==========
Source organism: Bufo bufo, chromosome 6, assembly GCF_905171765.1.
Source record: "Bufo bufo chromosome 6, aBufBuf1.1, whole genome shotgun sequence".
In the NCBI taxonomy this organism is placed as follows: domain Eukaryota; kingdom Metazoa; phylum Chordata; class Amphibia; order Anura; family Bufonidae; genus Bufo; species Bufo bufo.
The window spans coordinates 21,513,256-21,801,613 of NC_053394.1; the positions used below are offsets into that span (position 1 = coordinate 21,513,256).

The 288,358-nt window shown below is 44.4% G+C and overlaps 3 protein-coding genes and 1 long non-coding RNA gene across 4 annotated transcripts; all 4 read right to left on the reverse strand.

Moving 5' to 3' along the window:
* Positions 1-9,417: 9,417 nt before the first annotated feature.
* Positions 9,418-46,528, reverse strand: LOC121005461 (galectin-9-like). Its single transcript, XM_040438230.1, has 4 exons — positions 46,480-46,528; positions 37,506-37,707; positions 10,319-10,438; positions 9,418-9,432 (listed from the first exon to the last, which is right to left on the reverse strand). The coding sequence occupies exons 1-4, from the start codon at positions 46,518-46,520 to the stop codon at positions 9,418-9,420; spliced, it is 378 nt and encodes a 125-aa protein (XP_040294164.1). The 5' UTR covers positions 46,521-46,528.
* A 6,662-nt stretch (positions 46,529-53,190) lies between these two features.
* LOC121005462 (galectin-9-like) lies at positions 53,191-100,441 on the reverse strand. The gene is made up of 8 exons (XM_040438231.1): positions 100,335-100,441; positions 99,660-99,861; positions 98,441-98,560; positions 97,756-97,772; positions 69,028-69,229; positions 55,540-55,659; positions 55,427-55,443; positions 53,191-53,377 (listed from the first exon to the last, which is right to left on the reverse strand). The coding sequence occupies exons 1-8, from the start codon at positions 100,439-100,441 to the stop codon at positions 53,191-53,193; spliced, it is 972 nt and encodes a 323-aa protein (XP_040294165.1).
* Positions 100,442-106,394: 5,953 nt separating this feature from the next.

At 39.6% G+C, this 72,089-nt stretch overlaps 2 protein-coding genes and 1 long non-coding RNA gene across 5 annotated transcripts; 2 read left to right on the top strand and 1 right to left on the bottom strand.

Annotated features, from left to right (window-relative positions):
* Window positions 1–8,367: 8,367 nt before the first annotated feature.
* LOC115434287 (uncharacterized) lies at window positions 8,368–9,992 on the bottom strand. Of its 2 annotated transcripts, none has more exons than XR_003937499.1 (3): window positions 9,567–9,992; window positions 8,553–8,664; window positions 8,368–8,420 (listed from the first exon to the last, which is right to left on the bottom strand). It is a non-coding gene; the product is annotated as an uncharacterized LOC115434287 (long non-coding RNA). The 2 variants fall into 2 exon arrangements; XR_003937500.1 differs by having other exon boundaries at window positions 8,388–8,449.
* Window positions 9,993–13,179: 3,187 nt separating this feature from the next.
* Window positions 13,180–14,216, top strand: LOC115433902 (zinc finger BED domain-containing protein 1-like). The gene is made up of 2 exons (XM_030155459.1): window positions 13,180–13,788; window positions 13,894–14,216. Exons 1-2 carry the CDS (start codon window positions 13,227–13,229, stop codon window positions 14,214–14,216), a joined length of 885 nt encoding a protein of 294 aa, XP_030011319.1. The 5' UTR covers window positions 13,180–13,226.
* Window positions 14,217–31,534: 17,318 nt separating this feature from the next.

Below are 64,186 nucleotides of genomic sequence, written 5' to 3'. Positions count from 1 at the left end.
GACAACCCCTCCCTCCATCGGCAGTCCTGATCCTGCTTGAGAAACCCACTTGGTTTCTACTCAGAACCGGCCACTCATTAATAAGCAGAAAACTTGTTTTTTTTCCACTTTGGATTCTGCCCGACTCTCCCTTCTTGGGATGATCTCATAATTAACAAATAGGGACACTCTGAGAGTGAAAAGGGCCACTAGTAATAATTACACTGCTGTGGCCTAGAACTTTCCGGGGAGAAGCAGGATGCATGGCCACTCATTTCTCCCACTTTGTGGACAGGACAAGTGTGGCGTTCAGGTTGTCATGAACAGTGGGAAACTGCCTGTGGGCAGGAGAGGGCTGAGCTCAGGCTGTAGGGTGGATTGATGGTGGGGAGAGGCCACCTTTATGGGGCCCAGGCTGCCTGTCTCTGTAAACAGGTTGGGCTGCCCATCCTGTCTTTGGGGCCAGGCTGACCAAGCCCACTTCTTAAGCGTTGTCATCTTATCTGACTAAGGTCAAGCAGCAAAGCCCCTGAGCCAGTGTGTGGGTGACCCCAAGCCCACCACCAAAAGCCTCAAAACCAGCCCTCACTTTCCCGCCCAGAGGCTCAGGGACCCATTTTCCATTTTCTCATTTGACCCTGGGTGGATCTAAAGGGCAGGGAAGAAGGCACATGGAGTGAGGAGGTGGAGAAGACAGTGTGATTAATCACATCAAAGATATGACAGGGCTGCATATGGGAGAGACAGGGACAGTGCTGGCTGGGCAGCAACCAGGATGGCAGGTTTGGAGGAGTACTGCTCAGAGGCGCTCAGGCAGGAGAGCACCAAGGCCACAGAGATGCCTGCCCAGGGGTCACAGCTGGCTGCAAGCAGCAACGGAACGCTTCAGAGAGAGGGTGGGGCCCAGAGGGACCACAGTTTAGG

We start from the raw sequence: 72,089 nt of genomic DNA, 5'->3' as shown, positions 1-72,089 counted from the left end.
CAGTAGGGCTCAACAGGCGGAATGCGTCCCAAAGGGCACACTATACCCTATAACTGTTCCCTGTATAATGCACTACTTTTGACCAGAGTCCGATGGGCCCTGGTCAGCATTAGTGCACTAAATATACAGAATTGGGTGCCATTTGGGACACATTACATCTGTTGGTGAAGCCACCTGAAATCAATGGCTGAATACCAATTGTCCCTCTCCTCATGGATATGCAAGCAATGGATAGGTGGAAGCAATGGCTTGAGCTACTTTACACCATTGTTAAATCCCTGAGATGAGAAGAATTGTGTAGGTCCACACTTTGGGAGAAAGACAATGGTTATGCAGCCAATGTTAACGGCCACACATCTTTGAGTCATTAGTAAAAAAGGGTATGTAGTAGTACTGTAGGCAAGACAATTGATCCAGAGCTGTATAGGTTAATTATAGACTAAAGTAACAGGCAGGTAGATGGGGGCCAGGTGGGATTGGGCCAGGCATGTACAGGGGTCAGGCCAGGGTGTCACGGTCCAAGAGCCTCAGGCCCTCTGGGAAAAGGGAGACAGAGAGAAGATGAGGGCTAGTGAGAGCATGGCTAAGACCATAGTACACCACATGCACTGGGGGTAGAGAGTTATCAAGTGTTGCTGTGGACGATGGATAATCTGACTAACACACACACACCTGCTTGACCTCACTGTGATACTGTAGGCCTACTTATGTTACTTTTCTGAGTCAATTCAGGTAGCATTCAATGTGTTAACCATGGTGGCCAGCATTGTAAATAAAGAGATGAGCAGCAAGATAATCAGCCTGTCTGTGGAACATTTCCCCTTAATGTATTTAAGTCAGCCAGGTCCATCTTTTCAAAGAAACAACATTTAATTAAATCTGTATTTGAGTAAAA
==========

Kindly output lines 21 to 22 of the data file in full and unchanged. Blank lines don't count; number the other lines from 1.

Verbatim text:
We start from the raw sequence: 72,089 nt of genomic DNA, 5'->3' as shown, positions 1-72,089 counted from the left end.
CAGTAGGGCTCAACAGGCGGAATGCGTCCCAAAGGGCACACTATACCCTATAACTGTTCCCTGTATAATGCACTACTTTTGACCAGAGTCCGATGGGCCCTGGTCAGCATTAGTGCACTAAATATACAGAATTGGGTGCCATTTGGGACACATTACATCTGTTGGTGAAGCCACCTGAAATCAATGGCTGAATACCAATTGTCCCTCTCCTCATGGATATGCAAGCAATGGATAGGTGGAAGCAATGGCTTGAGCTACTTTACACCATTGTTAAATCCCTGAGATGAGAAGAATTGTGTAGGTCCACACTTTGGGAGAAAGACAATGGTTATGCAGCCAATGTTAACGGCCACACATCTTTGAGTCATTAGTAAAAAAGGGTATGTAGTAGTACTGTAGGCAAGACAATTGATCCAGAGCTGTATAGGTTAATTATAGACTAAAGTAACAGGCAGGTAGATGGGGGCCAGGTGGGATTGGGCCAGGCATGTACAGGGGTCAGGCCAGGGTGTCACGGTCCAAGAGCCTCAGGCCCTCTGGGAAAAGGGAGACAGAGAGAAGATGAGGGCTAGTGAGAGCATGGCTAAGACCATAGTACACCACATGCACTGGGGGTAGAGAGTTATCAAGTGTTGCTGTGGACGATGGATAATCTGACTAACACACACACACCTGCTTGACCTCACTGTGATACTGTAGGCCTACTTATGTTACTTTTCTGAGTCAATTCAGGTAGCATTCAATGTGTTAACCATGGTGGCCAGCATTGTAAATAAAGAGATGAGCAGCAAGATAATCAGCCTGTCTGTGGAACATTTCCCCTTAATGTATTTAAGTCAGCCAGGTCCATCTTTTCAAAGAAACAACATTTAATTAAATCTGTATTTGAGTAAAA